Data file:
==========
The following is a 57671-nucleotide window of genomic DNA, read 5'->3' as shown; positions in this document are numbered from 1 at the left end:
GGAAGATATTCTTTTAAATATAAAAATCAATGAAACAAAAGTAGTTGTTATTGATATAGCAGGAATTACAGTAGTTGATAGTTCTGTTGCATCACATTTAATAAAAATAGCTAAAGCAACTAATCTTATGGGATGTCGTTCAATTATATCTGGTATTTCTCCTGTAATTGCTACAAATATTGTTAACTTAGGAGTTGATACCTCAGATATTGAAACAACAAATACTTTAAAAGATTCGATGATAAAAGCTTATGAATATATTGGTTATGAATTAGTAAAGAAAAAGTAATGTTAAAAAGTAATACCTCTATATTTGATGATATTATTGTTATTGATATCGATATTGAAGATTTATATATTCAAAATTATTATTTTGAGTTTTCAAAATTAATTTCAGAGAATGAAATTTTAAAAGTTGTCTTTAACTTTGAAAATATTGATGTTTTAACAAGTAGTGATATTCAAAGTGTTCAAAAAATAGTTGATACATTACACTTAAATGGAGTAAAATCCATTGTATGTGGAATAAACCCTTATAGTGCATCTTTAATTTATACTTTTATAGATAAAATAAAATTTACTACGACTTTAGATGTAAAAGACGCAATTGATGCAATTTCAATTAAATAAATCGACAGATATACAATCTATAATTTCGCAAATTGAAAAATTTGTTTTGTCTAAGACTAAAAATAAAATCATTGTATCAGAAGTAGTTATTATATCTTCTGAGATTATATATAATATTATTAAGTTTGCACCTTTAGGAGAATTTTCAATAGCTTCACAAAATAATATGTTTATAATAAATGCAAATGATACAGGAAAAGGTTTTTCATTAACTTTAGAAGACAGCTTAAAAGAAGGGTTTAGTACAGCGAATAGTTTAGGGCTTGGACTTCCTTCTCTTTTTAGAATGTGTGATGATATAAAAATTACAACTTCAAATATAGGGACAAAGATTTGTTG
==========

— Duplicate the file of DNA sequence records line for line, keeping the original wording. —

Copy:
The following is a 57671-nucleotide window of genomic DNA, read 5'->3' as shown; positions in this document are numbered from 1 at the left end:
GGAAGATATTCTTTTAAATATAAAAATCAATGAAACAAAAGTAGTTGTTATTGATATAGCAGGAATTACAGTAGTTGATAGTTCTGTTGCATCACATTTAATAAAAATAGCTAAAGCAACTAATCTTATGGGATGTCGTTCAATTATATCTGGTATTTCTCCTGTAATTGCTACAAATATTGTTAACTTAGGAGTTGATACCTCAGATATTGAAACAACAAATACTTTAAAAGATTCGATGATAAAAGCTTATGAATATATTGGTTATGAATTAGTAAAGAAAAAGTAATGTTAAAAAGTAATACCTCTATATTTGATGATATTATTGTTATTGATATCGATATTGAAGATTTATATATTCAAAATTATTATTTTGAGTTTTCAAAATTAATTTCAGAGAATGAAATTTTAAAAGTTGTCTTTAACTTTGAAAATATTGATGTTTTAACAAGTAGTGATATTCAAAGTGTTCAAAAAATAGTTGATACATTACACTTAAATGGAGTAAAATCCATTGTATGTGGAATAAACCCTTATAGTGCATCTTTAATTTATACTTTTATAGATAAAATAAAATTTACTACGACTTTAGATGTAAAAGACGCAATTGATGCAATTTCAATTAAATAAATCGACAGATATACAATCTATAATTTCGCAAATTGAAAAATTTGTTTTGTCTAAGACTAAAAATAAAATCATTGTATCAGAAGTAGTTATTATATCTTCTGAGATTATATATAATATTATTAAGTTTGCACCTTTAGGAGAATTTTCAATAGCTTCACAAAATAATATGTTTATAATAAATGCAAATGATACAGGAAAAGGTTTTTCATTAACTTTAGAAGACAGCTTAAAAGAAGGGTTTAGTACAGCGAATAGTTTAGGGCTTGGACTTCCTTCTCTTTTTAGAATGTGTGATGATATAAAAATTACAACTTCAAATATAGGGACAAAGATTTGTTG